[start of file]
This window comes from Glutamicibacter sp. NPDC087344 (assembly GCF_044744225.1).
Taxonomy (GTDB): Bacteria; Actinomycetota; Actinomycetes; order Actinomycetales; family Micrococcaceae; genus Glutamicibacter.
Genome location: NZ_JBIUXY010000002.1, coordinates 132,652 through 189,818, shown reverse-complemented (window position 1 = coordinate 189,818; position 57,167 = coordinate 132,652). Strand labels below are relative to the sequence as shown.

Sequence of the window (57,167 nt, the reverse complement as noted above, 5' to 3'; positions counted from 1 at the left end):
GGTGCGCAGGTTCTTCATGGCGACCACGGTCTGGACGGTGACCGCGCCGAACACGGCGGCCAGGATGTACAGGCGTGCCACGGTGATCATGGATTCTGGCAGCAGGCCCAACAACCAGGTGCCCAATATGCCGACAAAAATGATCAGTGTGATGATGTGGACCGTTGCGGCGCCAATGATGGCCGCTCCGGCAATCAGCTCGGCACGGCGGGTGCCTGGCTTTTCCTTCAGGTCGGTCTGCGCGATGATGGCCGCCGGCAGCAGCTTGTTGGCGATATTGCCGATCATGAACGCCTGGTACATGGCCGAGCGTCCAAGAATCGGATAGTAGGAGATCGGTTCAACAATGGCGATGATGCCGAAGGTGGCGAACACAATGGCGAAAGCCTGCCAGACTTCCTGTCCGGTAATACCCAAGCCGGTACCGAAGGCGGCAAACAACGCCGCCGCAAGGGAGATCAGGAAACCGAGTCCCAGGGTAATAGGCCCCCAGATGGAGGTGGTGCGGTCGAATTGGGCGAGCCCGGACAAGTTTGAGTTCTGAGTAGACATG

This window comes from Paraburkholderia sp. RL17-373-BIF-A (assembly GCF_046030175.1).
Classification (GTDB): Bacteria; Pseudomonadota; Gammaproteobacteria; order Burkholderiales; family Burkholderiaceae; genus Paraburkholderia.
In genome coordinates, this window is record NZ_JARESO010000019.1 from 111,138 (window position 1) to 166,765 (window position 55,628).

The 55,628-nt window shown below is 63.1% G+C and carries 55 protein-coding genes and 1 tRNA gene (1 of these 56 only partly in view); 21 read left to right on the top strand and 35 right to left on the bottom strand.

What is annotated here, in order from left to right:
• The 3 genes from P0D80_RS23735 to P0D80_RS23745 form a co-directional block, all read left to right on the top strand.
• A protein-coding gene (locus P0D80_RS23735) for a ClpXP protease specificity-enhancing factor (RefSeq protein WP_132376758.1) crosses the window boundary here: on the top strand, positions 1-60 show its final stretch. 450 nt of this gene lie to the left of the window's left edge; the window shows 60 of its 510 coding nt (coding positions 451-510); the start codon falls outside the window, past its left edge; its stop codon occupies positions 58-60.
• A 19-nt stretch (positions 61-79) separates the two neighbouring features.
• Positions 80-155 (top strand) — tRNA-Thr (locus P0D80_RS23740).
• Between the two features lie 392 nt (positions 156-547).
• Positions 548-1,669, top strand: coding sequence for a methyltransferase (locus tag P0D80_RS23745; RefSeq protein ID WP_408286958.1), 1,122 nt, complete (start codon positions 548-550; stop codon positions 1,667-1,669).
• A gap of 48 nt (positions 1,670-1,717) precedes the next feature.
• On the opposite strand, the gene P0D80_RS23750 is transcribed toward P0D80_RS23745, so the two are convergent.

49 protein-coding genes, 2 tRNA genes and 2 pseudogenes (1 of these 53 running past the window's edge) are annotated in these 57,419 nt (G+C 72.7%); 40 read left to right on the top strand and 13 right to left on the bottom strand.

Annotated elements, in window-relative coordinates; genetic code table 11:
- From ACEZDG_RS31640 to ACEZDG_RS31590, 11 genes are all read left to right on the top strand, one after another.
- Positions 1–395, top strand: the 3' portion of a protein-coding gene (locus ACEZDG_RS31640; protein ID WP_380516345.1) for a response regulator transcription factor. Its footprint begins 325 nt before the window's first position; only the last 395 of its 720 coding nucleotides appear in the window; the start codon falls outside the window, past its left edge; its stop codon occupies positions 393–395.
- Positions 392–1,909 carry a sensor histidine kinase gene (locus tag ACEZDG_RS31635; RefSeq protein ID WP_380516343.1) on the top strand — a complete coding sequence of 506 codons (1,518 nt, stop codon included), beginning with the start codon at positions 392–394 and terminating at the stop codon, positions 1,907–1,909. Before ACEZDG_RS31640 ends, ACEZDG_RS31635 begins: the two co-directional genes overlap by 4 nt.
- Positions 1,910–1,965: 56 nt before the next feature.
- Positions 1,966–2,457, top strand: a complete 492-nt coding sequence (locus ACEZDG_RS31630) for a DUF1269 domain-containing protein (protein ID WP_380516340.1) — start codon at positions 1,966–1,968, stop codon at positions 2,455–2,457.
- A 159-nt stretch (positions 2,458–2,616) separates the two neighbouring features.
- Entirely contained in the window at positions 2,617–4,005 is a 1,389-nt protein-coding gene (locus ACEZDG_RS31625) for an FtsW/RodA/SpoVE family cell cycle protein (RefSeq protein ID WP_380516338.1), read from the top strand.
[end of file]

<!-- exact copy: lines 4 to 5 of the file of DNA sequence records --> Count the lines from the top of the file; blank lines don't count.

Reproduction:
Sequence of the window (57,167 nt, the reverse complement as noted above, 5' to 3'; positions counted from 1 at the left end):
GGTGCGCAGGTTCTTCATGGCGACCACGGTCTGGACGGTGACCGCGCCGAACACGGCGGCCAGGATGTACAGGCGTGCCACGGTGATCATGGATTCTGGCAGCAGGCCCAACAACCAGGTGCCCAATATGCCGACAAAAATGATCAGTGTGATGATGTGGACCGTTGCGGCGCCAATGATGGCCGCTCCGGCAATCAGCTCGGCACGGCGGGTGCCTGGCTTTTCCTTCAGGTCGGTCTGCGCGATGATGGCCGCCGGCAGCAGCTTGTTGGCGATATTGCCGATCATGAACGCCTGGTACATGGCCGAGCGTCCAAGAATCGGATAGTAGGAGATCGGTTCAACAATGGCGATGATGCCGAAGGTGGCGAACACAATGGCGAAAGCCTGCCAGACTTCCTGTCCGGTAATACCCAAGCCGGTACCGAAGGCGGCAAACAACGCCGCCGCAAGGGAGATCAGGAAACCGAGTCCCAGGGTAATAGGCCCCCAGATGGAGGTGGTGCGGTCGAATTGGGCGAGCCCGGACAAGTTTGAGTTCTGAGTAGACATG